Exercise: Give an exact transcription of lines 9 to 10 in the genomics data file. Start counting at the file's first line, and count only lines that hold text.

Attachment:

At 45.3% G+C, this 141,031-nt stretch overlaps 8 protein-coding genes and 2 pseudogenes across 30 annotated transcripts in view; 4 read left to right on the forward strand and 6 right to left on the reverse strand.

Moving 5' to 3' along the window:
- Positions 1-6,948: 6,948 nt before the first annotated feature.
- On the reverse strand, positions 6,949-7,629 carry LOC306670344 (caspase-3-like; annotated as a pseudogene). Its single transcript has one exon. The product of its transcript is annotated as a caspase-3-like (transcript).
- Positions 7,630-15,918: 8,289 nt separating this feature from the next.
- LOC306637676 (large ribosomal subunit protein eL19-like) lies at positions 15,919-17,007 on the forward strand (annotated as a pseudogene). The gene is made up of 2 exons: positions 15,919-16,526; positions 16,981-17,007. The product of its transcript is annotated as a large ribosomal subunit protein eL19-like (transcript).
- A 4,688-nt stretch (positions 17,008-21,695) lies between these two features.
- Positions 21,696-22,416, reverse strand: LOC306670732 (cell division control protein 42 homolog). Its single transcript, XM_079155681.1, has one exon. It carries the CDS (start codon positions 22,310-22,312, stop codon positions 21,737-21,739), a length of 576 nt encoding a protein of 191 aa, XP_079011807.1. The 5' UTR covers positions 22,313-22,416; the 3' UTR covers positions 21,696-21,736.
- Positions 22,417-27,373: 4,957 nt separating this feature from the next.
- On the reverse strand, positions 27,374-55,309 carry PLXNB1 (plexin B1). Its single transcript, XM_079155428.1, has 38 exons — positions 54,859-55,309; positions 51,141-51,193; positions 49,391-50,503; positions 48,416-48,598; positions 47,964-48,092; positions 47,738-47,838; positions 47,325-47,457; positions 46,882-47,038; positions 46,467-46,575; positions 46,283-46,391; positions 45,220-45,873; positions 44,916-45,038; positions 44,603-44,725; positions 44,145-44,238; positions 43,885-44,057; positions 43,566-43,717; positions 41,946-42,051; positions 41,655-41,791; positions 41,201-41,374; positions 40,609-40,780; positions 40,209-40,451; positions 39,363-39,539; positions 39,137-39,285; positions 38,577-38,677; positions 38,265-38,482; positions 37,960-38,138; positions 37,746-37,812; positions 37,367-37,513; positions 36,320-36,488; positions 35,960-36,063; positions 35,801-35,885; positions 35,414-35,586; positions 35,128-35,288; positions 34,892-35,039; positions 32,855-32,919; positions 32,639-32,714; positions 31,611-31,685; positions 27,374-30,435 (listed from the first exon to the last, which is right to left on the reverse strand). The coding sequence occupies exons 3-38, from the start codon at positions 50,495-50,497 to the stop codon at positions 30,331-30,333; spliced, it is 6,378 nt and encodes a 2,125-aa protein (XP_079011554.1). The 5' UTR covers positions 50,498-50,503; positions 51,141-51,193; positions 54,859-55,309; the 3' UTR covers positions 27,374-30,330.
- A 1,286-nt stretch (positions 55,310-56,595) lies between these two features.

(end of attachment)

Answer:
- Positions 22,417-27,373: 4,957 nt separating this feature from the next.
- On the reverse strand, positions 27,374-55,309 carry PLXNB1 (plexin B1). Its single transcript, XM_079155428.1, has 38 exons — positions 54,859-55,309; positions 51,141-51,193; positions 49,391-50,503; positions 48,416-48,598; positions 47,964-48,092; positions 47,738-47,838; positions 47,325-47,457; positions 46,882-47,038; positions 46,467-46,575; positions 46,283-46,391; positions 45,220-45,873; positions 44,916-45,038; positions 44,603-44,725; positions 44,145-44,238; positions 43,885-44,057; positions 43,566-43,717; positions 41,946-42,051; positions 41,655-41,791; positions 41,201-41,374; positions 40,609-40,780; positions 40,209-40,451; positions 39,363-39,539; positions 39,137-39,285; positions 38,577-38,677; positions 38,265-38,482; positions 37,960-38,138; positions 37,746-37,812; positions 37,367-37,513; positions 36,320-36,488; positions 35,960-36,063; positions 35,801-35,885; positions 35,414-35,586; positions 35,128-35,288; positions 34,892-35,039; positions 32,855-32,919; positions 32,639-32,714; positions 31,611-31,685; positions 27,374-30,435 (listed from the first exon to the last, which is right to left on the reverse strand). The coding sequence occupies exons 3-38, from the start codon at positions 50,495-50,497 to the stop codon at positions 30,331-30,333; spliced, it is 6,378 nt and encodes a 2,125-aa protein (XP_079011554.1). The 5' UTR covers positions 50,498-50,503; positions 51,141-51,193; positions 54,859-55,309; the 3' UTR covers positions 27,374-30,330.